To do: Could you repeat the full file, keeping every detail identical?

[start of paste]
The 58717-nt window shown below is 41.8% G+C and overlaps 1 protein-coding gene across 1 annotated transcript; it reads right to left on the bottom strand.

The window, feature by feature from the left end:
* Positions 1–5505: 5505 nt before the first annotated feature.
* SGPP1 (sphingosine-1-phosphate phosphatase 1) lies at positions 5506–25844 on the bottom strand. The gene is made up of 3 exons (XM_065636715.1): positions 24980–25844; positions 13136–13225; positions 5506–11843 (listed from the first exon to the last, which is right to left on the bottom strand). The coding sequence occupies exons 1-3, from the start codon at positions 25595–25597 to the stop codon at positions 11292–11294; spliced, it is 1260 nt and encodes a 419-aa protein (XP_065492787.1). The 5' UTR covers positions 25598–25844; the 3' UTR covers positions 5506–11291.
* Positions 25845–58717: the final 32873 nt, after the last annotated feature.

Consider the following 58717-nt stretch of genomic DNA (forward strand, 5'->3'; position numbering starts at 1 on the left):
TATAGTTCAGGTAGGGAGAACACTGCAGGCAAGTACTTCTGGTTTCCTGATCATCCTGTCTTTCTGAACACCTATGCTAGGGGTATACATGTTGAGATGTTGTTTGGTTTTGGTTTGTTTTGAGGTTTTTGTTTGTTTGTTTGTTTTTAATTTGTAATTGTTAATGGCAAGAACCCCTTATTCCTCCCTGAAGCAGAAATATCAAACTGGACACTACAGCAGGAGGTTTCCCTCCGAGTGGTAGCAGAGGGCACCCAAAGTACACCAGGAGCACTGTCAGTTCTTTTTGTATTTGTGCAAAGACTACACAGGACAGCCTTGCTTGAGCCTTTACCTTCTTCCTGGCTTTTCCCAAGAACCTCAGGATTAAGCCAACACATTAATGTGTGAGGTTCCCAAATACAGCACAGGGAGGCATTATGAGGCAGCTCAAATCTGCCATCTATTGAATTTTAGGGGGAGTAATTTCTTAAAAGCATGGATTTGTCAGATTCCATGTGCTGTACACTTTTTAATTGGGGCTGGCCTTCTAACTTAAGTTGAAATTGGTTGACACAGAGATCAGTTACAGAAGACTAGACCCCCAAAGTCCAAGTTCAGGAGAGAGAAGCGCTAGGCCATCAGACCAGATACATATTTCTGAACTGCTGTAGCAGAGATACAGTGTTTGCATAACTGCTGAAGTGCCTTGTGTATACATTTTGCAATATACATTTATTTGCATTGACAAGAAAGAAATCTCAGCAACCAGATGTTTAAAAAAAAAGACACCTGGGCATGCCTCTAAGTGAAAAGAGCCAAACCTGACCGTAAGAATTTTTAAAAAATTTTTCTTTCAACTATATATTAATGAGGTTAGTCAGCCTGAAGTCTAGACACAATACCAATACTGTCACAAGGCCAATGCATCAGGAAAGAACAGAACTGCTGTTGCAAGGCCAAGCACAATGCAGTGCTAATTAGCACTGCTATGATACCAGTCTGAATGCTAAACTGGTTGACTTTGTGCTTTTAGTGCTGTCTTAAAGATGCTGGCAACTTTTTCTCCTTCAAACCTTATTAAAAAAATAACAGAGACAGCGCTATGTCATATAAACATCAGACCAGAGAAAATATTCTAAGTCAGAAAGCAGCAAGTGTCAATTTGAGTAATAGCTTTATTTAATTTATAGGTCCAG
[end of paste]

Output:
The 58717-nt window shown below is 41.8% G+C and overlaps 1 protein-coding gene across 1 annotated transcript; it reads right to left on the bottom strand.

The window, feature by feature from the left end:
* Positions 1–5505: 5505 nt before the first annotated feature.
* SGPP1 (sphingosine-1-phosphate phosphatase 1) lies at positions 5506–25844 on the bottom strand. The gene is made up of 3 exons (XM_065636715.1): positions 24980–25844; positions 13136–13225; positions 5506–11843 (listed from the first exon to the last, which is right to left on the bottom strand). The coding sequence occupies exons 1-3, from the start codon at positions 25595–25597 to the stop codon at positions 11292–11294; spliced, it is 1260 nt and encodes a 419-aa protein (XP_065492787.1). The 5' UTR covers positions 25598–25844; the 3' UTR covers positions 5506–11291.
* Positions 25845–58717: the final 32873 nt, after the last annotated feature.

Consider the following 58717-nt stretch of genomic DNA (forward strand, 5'->3'; position numbering starts at 1 on the left):
TATAGTTCAGGTAGGGAGAACACTGCAGGCAAGTACTTCTGGTTTCCTGATCATCCTGTCTTTCTGAACACCTATGCTAGGGGTATACATGTTGAGATGTTGTTTGGTTTTGGTTTGTTTTGAGGTTTTTGTTTGTTTGTTTGTTTTTAATTTGTAATTGTTAATGGCAAGAACCCCTTATTCCTCCCTGAAGCAGAAATATCAAACTGGACACTACAGCAGGAGGTTTCCCTCCGAGTGGTAGCAGAGGGCACCCAAAGTACACCAGGAGCACTGTCAGTTCTTTTTGTATTTGTGCAAAGACTACACAGGACAGCCTTGCTTGAGCCTTTACCTTCTTCCTGGCTTTTCCCAAGAACCTCAGGATTAAGCCAACACATTAATGTGTGAGGTTCCCAAATACAGCACAGGGAGGCATTATGAGGCAGCTCAAATCTGCCATCTATTGAATTTTAGGGGGAGTAATTTCTTAAAAGCATGGATTTGTCAGATTCCATGTGCTGTACACTTTTTAATTGGGGCTGGCCTTCTAACTTAAGTTGAAATTGGTTGACACAGAGATCAGTTACAGAAGACTAGACCCCCAAAGTCCAAGTTCAGGAGAGAGAAGCGCTAGGCCATCAGACCAGATACATATTTCTGAACTGCTGTAGCAGAGATACAGTGTTTGCATAACTGCTGAAGTGCCTTGTGTATACATTTTGCAATATACATTTATTTGCATTGACAAGAAAGAAATCTCAGCAACCAGATGTTTAAAAAAAAAGACACCTGGGCATGCCTCTAAGTGAAAAGAGCCAAACCTGACCGTAAGAATTTTTAAAAAATTTTTCTTTCAACTATATATTAATGAGGTTAGTCAGCCTGAAGTCTAGACACAATACCAATACTGTCACAAGGCCAATGCATCAGGAAAGAACAGAACTGCTGTTGCAAGGCCAAGCACAATGCAGTGCTAATTAGCACTGCTATGATACCAGTCTGAATGCTAAACTGGTTGACTTTGTGCTTTTAGTGCTGTCTTAAAGATGCTGGCAACTTTTTCTCCTTCAAACCTTATTAAAAAAATAACAGAGACAGCGCTATGTCATATAAACATCAGACCAGAGAAAATATTCTAAGTCAGAAAGCAGCAAGTGTCAATTTGAGTAATAGCTTTATTTAATTTATAGGTCCAG